Lord Taylor expenses trial jury sent out

Lord Taylor Lord Taylor faces six allegations of false accounting

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The jury in the trial of Lord Taylor of Warwick, who is accused of making false parliamentary expenses claims, has been sent out to begin considering a verdict.

The former Tory peer denies six charges of false accounting.

He is accused of claiming travel costs between his Oxford home and Westminster, as well as subsistence for staying in London.

Justice Saunders said the prosecution had to prove he had acted dishonestly.

The 58-year-old peer, who has resigned the Conservative whip, said on Friday that he had listed his main residence as a home in Oxford while he actually lived in London, following advice from colleagues.

In closing statements on Monday, prosecution barrister Helen Law told Southwark Crown Court that the peer should not be seen as a "scapegoat" for the whole expenses system.

The peer had "used" a system "open to abuse", she said, arguing that the case was about "where Lord Taylor was living and where he wasn't living".

'Alarm bells'

Speaking of the trips he claimed for, she said: "Those were journeys that didn't happen from a home that wasn't his. Lord Taylor knew those facts and he said he didn't attempt to mislead anyone.

"I'm going to suggest that as a lawyer and as a member of the House of Lords, the alarm bells would have been ringing loud and clear."

Start Quote

Nothing about the system in the House of Lords was straightforward”

End Quote Mohammed Khamisa QC Defence barrister

She urged the jurors not to feel sorry for Lord Taylor, telling them: "Firstly, it's not about sympathy. Just because your job doesn't pay you much doesn't mean you can put your hand in the till. You ask for a pay rise, and you explain why it isn't enough. If it doesn't go up, you leave and you get another job."

Ms Law went on to say that Lord Taylor should not be seen as a "scapegoat".

She said: "It is Lord Taylor alone, and not the system, that is on trial. Even if Lord Taylor was telling you the truth when he said that other people were doing the same as him, even if there were others doing the same, that's not a defence."

Ms Law said the staff processing the claim forms in the House of Lords finance department had no reason to believe he was lying, and they had relied on the information being correct.

She said: "It was a lightly policed scheme, open to abuse. Lord Taylor knew that, and he used it."

'Honest man'

Lord Taylor, of Lynwood Road, Ealing, west London, faces allegations of false accounting on various dates between March 2006 and October 2007.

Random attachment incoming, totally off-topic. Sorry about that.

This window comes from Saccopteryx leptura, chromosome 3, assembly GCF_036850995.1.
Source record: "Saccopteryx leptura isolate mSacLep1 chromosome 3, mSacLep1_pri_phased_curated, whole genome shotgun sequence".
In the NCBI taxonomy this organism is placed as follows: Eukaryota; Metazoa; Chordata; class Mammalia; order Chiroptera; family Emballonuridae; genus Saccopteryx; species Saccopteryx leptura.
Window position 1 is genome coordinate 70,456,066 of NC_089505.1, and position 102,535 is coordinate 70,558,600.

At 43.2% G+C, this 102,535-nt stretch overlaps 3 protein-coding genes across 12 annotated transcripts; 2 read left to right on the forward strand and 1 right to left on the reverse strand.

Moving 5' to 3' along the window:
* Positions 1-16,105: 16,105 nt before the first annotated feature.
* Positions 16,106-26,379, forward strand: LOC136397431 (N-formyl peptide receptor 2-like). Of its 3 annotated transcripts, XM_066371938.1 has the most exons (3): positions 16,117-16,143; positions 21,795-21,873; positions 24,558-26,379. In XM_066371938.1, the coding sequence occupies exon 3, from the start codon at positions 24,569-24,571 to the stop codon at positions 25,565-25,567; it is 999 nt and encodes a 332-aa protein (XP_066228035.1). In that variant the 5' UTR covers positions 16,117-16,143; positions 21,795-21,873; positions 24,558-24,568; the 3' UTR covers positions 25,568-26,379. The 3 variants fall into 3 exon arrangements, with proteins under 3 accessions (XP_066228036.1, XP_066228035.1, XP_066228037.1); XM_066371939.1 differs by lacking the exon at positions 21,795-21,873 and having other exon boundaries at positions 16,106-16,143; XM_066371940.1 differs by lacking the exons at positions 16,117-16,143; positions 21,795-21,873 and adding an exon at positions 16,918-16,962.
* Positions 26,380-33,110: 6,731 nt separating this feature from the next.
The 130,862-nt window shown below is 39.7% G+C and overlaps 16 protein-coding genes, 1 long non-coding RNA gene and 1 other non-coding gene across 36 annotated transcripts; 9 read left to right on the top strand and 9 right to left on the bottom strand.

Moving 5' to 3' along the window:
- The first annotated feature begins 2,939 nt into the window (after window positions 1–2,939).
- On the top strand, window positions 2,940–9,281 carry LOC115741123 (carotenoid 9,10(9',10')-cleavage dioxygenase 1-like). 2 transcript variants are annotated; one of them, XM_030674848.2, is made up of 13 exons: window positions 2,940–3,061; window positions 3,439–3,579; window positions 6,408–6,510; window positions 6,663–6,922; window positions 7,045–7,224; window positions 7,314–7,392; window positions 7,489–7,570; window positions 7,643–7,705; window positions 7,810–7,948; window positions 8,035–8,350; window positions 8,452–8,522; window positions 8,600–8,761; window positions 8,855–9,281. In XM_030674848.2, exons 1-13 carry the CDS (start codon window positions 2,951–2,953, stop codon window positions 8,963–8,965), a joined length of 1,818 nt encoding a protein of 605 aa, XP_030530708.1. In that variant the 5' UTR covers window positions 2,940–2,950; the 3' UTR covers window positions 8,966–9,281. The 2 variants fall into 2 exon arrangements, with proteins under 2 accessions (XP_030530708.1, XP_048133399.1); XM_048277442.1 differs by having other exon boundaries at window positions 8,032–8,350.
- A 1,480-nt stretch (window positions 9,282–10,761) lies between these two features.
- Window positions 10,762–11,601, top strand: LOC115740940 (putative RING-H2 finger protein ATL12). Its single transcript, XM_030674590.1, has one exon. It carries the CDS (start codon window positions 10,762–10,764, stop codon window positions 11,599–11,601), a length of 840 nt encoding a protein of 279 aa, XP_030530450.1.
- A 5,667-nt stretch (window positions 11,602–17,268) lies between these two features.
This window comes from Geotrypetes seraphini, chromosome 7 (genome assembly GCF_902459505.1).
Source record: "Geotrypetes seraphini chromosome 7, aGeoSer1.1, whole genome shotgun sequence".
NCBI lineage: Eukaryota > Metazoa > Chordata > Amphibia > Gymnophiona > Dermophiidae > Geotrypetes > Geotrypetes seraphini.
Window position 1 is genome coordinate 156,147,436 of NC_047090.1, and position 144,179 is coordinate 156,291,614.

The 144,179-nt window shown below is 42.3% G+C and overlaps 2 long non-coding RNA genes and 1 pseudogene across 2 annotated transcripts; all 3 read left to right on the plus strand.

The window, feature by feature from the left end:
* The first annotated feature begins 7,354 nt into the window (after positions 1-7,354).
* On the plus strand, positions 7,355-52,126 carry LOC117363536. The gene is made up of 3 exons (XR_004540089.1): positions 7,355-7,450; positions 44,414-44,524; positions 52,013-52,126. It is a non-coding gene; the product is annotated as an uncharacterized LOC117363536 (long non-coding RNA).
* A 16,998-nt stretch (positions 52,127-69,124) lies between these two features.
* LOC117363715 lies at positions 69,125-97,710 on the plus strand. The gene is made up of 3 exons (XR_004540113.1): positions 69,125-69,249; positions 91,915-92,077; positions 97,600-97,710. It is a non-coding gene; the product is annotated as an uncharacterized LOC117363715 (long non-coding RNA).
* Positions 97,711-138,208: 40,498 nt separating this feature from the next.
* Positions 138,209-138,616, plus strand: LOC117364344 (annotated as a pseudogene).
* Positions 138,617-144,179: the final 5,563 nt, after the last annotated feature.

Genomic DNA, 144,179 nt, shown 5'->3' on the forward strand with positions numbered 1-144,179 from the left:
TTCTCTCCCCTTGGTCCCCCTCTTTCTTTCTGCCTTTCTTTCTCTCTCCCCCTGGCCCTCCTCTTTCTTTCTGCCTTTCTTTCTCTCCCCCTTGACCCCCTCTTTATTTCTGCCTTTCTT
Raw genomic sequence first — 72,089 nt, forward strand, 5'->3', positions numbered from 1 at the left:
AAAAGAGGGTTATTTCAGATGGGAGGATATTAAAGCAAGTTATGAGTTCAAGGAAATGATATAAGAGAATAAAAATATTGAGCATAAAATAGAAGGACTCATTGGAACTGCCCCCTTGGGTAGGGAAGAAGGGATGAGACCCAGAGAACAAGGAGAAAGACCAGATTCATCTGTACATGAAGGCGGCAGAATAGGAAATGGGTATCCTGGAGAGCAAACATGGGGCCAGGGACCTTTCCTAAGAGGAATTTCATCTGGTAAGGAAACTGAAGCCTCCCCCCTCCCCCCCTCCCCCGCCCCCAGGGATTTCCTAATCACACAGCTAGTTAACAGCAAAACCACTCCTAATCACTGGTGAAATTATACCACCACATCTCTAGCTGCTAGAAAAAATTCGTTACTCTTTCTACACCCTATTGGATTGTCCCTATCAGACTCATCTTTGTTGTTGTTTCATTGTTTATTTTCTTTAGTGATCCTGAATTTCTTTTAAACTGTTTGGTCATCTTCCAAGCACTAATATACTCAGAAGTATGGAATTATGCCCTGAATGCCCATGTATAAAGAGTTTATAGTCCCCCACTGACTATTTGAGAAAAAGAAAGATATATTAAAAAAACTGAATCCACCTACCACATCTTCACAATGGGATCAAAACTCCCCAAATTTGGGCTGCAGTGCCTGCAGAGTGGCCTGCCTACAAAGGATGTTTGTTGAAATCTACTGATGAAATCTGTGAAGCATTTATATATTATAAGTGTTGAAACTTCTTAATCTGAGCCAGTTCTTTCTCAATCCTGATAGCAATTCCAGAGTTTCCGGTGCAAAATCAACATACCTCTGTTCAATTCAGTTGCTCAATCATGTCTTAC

His defence barrister, Mohammed Khamisa QC, said: "We hope that you have learned that nothing about the system in the House of Lords was straightforward.

"The reality is that the system, at best, was a grey one: unclear, ill-defined and, most crucially, treated by many as a remuneration in lieu of salary."

Mr Khamisa also said: "The prosecution bring the case and so it is they that must prove that John Taylor is guilty. He is innocent until that time. You have to be sure."

He went on to say that an independent report published by the Senior Salaries Review Body had found the scheme to be "ambiguous".

He said Lord Taylor had been advised by other lords to nominate a "main residence" outside London and had trusted their greater experience.

His client's actions had been "clumsy, illogical and stupid, but not a deliberate attempt to lie".

'Look at it objectively'

Mr Khamisa added: "He is not motivated by money. He is a humble man, a gentle and honest man, with a clear moral compass. He is not a man with a silver spoon in his mouth."

Summing up, Justice Saunders said Lord Taylor was undoubtedly a man of good character who had devoted a lot of time to helping others.

He said the jury should focus on the allegations against Lord Taylor and disregard whether they believed other members of the House of Lords had also made dishonest claims.

He added: "Was what the defendant did dishonest by the standards of reasonable and honest people? You set the standard. Look at it objectively."

The trial judge concluded his summing up on Tuesday by going through the claims that Lord Taylor made on various dates between March 2006 and October 2007.

The first claim was for £1,555.70, the second for £2,042.80, the third was £1,600.70, the fourth £2,309.50, the fifth £2,421.80, and the final claim was for £1,347.30. The total was £11,277.80.

Judge Saunders went on to talk through the facts of the case and matters of the law with the jury of seven men and five women.

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